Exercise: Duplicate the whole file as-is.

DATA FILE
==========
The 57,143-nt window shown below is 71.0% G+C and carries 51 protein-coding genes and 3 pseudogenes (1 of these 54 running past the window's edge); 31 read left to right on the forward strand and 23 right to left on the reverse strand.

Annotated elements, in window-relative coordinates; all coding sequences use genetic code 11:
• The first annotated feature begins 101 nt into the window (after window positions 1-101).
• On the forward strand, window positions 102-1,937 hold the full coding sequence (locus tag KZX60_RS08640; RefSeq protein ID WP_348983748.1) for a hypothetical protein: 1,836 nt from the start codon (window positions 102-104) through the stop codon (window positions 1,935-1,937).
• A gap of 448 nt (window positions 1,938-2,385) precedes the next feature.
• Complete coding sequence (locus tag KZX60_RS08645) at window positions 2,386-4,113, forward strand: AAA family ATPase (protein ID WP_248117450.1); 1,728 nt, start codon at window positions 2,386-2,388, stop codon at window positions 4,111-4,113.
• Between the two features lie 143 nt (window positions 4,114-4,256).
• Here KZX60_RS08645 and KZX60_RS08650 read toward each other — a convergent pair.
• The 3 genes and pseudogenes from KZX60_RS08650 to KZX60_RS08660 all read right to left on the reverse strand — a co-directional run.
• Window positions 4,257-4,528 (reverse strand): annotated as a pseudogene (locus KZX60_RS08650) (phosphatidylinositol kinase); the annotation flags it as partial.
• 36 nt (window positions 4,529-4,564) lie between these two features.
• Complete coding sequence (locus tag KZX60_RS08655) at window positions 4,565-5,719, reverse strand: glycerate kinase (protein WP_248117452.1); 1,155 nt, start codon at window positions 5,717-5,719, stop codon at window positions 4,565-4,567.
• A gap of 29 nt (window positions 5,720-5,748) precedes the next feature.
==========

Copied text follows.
The 57,143-nt window shown below is 71.0% G+C and carries 51 protein-coding genes and 3 pseudogenes (1 of these 54 running past the window's edge); 31 read left to right on the forward strand and 23 right to left on the reverse strand.

Annotated elements, in window-relative coordinates; all coding sequences use genetic code 11:
• The first annotated feature begins 101 nt into the window (after window positions 1-101).
• On the forward strand, window positions 102-1,937 hold the full coding sequence (locus tag KZX60_RS08640; RefSeq protein ID WP_348983748.1) for a hypothetical protein: 1,836 nt from the start codon (window positions 102-104) through the stop codon (window positions 1,935-1,937).
• A gap of 448 nt (window positions 1,938-2,385) precedes the next feature.
• Complete coding sequence (locus tag KZX60_RS08645) at window positions 2,386-4,113, forward strand: AAA family ATPase (protein ID WP_248117450.1); 1,728 nt, start codon at window positions 2,386-2,388, stop codon at window positions 4,111-4,113.
• Between the two features lie 143 nt (window positions 4,114-4,256).
• Here KZX60_RS08645 and KZX60_RS08650 read toward each other — a convergent pair.
• The 3 genes and pseudogenes from KZX60_RS08650 to KZX60_RS08660 all read right to left on the reverse strand — a co-directional run.
• Window positions 4,257-4,528 (reverse strand): annotated as a pseudogene (locus KZX60_RS08650) (phosphatidylinositol kinase); the annotation flags it as partial.
• 36 nt (window positions 4,529-4,564) lie between these two features.
• Complete coding sequence (locus tag KZX60_RS08655) at window positions 4,565-5,719, reverse strand: glycerate kinase (protein WP_248117452.1); 1,155 nt, start codon at window positions 5,717-5,719, stop codon at window positions 4,565-4,567.
• A gap of 29 nt (window positions 5,720-5,748) precedes the next feature.